Conservatives are being painted as "Islamo-Fascists" at George Washington University, and some people don't want the school to do anything whatsoever about it. I'm all for free speech, but there is a subtle distinction between critical dialogue and harassment.

This past week, members of George Washington University's Young America's Foundation were the subjects of an anonymous poster smear campaign. The posters are a fake invitation to "Islamo-Fascism Awareness Week" and headlined in big bold letters, "HATE MUSLIMS? SO DO WE!!!"

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(Photo from YAF.org)

YAF issued a statement explaining that they saw the posters as an "attempt to paint all conservatives with a broad brush of racist xenophobia." The university is taking the situation seriously, and initiating an investigation.

However, there are some, such as Adam Steinbaugh and Brynne Madway with the Foundation for Individual Rights in Education, who feel the university is taking things too far. Their published letter to the Senior Associate Vice President for Safety and Security requests that the school "immediately and publicly abandon its efforts to identify the satirist(s) responsible for the flyers," because to do otherwise would be a threat to free speech.

According to FIRE's own reporting, this isn't the first time YAF has been criticized via these exact posters. Back in 2007, the YAF leaders of that time actually did plan an "Islamo-Fascism Awareness Week." Steinbaugh, who wrote the initial FIRE article, justified the 2007 incident as being a satirical, controversial protest protected by free speech. He extended this excuse to this 2017 incident because it was the same posters.

But let's be real: We're dealing with entirely different contexts here.

In 2007, the critics took credit for their condemnation, but this time the posters remain anonymous. Seven students signed their name to the 2007 letter, declaring themselves "Students for Conservativo-Fascism Awareness." It's not clear what, if any, punishment was doled out to the protesters. The 2007 incident was fundamentally different, because without the shield of anonymity, the protestors actually engaged in productive, albeit offensive, speech that could be debated, refuted, and generally engaged with.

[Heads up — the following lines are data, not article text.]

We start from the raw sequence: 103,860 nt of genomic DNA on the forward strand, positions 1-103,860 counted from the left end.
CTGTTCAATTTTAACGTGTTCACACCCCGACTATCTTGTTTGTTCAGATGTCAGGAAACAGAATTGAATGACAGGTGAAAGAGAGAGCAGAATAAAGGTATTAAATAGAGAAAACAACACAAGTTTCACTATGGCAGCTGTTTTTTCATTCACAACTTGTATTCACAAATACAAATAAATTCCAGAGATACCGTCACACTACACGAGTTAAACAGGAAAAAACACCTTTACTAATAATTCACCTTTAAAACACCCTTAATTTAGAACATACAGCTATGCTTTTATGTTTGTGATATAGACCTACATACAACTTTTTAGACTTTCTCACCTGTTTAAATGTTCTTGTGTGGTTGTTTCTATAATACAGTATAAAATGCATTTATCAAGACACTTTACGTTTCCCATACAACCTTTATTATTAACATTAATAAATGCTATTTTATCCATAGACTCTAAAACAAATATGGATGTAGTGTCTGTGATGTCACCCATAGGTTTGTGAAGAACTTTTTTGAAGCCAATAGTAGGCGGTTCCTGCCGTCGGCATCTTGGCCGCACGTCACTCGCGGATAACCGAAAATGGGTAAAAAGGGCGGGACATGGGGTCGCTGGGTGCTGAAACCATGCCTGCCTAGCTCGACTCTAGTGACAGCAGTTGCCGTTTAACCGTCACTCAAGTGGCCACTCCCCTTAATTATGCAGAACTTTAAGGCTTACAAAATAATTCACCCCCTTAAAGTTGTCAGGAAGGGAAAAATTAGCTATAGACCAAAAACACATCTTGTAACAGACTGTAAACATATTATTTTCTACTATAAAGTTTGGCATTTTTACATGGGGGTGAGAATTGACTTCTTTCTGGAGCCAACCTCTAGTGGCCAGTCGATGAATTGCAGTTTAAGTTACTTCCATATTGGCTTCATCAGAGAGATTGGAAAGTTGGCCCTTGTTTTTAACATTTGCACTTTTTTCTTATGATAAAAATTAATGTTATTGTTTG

Moreover, the 2007 posters were put up in a direct response to a controversial event. This time, there was nothing to be satirical about. Again, based on FIRE's own research, "There is no indication that YAF, or any organization, is hosting another ‘Islamo-Fascism Awareness Week' at the university."

So what are they protesting? What is the point of their satire?

That's the most fundamental difference between the two incidents. In 2007, the posters had a purpose that was targeting a specific event. In 2017, the posters weren't serving any other purpose than to tear down and falsely accuse members of a conservative group.

The 2017 members of YAF are not responsible for what their predecessors did, and a personal attack is both petty and unprofessional. It's not productive speech — it's an attack on the merits of students in a specific group.

Say what you want about the 2007 protest — personally, I think it was petty and could have had a stronger impact if it was more professionally articulated — but it was a different kind of critique than its 2017 copycat. The former I can begrudgingly respect and acknowledge as free speech — the latter is nothing more than cowardly harassment.

Gabriella Munoz is a commentary desk intern with the Washington Examiner and a student at Georgetown University.